[Image courtesy of Pew Center on the States]
Pew's Elections team continues its breathtaking pace of research, following recent reports on military and overseas voting and evidence-based election administration with a new study that finds one in eight voter registrations nationwide are inaccurate or out of date.
Inaccurate, Costly and Inefficient: Evidence That America's Voter Registration System Needs an Upgrade is a first-of-a-kind attempt to quantify the health of state and local voter rolls.
From Pew's release -
The ground-breaking examination of the nation's voter rolls, commissioned by Pew and undertaken by RTI International, a nonprofit, nonpartisan research institute, also finds that:
• At least 51 million eligible citizens remain unregistered--more than 24 percent of the eligible population.
• Nearly 2 million deceased individuals are listed as active voters.
• Approximately 2.75 million people have active registrations in more than one state.
• About 12 million records have incorrect addresses, meaning either the voters moved, or errors in the information make it unlikely any mailings can reach them.
Inaccurate voter rolls impose real costs on jurisdictions; as David Becker, director of Pew's Elections team, observes: "These problems waste taxpayer dollars, undermine voter confidence, and fuel partisan disputes over the integrity of our elections."
Fortunately - as is usually the case - Pew goes beyond simply identifying the problem to laying the groundwork for a solution. The Upgrading Voter Registration team - led by Becker but also including former Oregon state election director John Lindback and Ft. Wayne, IN's own Sam Derheimer - has been working closely with election administrators and experts from more than 20 states to design a new approach that they believe will allow participating jurisdictions to upgrade voter rolls by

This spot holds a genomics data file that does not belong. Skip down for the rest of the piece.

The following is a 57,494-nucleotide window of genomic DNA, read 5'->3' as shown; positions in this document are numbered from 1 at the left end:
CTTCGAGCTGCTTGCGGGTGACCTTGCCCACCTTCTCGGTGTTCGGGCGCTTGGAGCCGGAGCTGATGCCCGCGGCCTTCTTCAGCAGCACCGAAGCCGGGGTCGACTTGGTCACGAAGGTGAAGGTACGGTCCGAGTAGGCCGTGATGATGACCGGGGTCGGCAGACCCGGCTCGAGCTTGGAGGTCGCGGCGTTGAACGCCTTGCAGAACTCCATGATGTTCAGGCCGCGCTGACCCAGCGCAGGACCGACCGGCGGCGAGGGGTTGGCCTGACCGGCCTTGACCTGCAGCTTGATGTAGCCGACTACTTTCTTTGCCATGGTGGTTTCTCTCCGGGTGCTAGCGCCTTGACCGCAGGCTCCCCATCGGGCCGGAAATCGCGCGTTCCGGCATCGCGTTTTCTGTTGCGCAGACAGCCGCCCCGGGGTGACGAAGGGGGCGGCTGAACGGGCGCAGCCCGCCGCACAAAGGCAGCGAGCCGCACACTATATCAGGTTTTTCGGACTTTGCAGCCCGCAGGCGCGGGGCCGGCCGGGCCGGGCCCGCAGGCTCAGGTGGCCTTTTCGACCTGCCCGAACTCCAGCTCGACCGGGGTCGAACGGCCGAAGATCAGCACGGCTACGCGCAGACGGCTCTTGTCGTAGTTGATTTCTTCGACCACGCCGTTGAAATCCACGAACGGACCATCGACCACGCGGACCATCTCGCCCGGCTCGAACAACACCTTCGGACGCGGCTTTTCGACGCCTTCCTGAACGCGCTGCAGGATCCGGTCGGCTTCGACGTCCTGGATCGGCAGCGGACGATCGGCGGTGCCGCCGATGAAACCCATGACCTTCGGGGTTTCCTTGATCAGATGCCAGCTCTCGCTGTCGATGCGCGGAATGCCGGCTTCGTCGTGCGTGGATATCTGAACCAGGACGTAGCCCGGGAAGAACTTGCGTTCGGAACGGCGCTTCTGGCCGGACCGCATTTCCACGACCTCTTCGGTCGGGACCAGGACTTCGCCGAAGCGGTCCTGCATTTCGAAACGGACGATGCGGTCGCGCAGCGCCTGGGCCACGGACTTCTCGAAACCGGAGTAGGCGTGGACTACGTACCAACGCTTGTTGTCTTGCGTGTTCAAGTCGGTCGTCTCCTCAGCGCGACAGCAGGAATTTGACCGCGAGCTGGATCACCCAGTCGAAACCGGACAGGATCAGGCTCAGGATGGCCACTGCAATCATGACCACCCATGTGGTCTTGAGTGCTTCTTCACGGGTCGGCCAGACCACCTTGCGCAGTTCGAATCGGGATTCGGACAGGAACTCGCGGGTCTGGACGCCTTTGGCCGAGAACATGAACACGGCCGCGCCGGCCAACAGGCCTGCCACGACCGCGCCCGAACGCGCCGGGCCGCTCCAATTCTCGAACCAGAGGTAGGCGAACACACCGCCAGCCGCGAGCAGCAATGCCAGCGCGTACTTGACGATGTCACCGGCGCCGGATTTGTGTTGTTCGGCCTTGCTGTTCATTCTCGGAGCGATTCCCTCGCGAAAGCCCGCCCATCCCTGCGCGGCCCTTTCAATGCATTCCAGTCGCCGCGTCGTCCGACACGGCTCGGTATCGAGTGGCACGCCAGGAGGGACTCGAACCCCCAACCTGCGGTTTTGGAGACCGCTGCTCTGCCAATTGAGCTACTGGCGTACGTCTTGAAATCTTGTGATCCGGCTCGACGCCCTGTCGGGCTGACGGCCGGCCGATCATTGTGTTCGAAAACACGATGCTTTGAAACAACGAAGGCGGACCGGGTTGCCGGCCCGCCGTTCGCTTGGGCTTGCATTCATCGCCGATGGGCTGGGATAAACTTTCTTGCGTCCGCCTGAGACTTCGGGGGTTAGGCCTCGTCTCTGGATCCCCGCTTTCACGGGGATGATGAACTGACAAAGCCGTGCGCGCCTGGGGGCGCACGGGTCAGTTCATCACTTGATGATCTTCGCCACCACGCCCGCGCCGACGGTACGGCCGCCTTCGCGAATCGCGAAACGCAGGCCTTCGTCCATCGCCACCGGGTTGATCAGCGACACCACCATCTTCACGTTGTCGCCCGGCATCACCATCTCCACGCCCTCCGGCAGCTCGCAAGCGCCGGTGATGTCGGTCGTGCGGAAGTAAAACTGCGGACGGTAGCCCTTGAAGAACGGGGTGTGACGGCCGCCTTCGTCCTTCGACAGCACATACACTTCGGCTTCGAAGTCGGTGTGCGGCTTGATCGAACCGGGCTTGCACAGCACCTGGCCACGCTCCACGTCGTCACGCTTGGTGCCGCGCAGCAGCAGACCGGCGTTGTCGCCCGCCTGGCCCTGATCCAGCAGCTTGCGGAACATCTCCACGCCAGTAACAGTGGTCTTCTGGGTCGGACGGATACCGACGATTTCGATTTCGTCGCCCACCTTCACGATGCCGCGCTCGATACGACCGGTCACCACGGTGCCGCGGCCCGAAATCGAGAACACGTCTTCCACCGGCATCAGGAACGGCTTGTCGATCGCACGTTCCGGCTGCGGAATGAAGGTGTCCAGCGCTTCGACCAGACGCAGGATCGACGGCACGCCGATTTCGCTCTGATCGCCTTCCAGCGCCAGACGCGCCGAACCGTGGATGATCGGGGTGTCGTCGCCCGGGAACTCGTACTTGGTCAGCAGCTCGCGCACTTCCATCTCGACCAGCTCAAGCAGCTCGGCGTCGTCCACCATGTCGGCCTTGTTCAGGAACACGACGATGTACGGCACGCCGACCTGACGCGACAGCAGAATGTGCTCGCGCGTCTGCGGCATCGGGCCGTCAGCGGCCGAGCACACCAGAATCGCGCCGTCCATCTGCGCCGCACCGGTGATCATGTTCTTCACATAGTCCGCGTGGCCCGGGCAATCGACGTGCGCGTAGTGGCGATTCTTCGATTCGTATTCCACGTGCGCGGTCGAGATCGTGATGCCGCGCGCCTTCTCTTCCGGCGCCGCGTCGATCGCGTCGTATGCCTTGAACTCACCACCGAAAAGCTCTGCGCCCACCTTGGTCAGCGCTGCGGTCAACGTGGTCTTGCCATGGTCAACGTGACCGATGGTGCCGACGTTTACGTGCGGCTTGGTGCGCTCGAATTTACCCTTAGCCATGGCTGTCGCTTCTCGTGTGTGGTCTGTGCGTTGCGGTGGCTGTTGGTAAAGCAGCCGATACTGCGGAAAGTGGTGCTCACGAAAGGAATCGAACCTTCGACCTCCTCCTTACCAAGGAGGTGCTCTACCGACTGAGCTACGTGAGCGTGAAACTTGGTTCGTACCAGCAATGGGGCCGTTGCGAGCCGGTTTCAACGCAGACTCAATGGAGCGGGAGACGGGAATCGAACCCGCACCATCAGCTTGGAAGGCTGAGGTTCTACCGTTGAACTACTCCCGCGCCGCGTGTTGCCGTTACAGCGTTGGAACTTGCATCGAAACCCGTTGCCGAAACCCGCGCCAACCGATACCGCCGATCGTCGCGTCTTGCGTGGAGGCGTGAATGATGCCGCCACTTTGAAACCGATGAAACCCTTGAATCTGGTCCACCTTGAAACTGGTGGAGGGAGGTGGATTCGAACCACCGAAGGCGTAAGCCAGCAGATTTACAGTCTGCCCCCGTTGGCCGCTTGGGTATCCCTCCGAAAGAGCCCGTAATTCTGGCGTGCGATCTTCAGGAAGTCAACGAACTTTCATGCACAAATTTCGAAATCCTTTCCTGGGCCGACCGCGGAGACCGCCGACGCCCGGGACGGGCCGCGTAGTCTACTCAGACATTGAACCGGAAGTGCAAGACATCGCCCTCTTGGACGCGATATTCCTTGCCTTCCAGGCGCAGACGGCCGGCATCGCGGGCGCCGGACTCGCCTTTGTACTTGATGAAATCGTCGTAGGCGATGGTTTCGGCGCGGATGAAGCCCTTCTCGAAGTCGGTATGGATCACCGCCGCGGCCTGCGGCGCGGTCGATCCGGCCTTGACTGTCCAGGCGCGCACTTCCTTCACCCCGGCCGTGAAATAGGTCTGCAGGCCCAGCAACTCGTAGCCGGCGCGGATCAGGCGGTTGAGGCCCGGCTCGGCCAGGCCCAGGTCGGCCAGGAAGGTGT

• comparing registration lists with other data sources, such as motor vehicle and National Change of Address records, to broaden the base of information used to update and verify voter rolls.
• implementing proven techniques and security protocols that use those data sources to better track and identify both inaccurate records that could be removed and eligible citizens who could be registered.
• minimizing manual data entry by establishing ways voters can submit information online, which will result in lower costs and fewer errors.
Already eight states - Colorado, Delaware, Maryland, Nevada, Oregon, Utah, Virginia and Washington - have signed on to participate. It's a huge leap forward - but the numbers in Pew's new study suggest that the gap to close is big enough that bold action is required.
This study - and the follow-on work - could literally transform election administration in the United States. If nothing else, bookmark the report for future reference; you'll definitely be hearing about it again.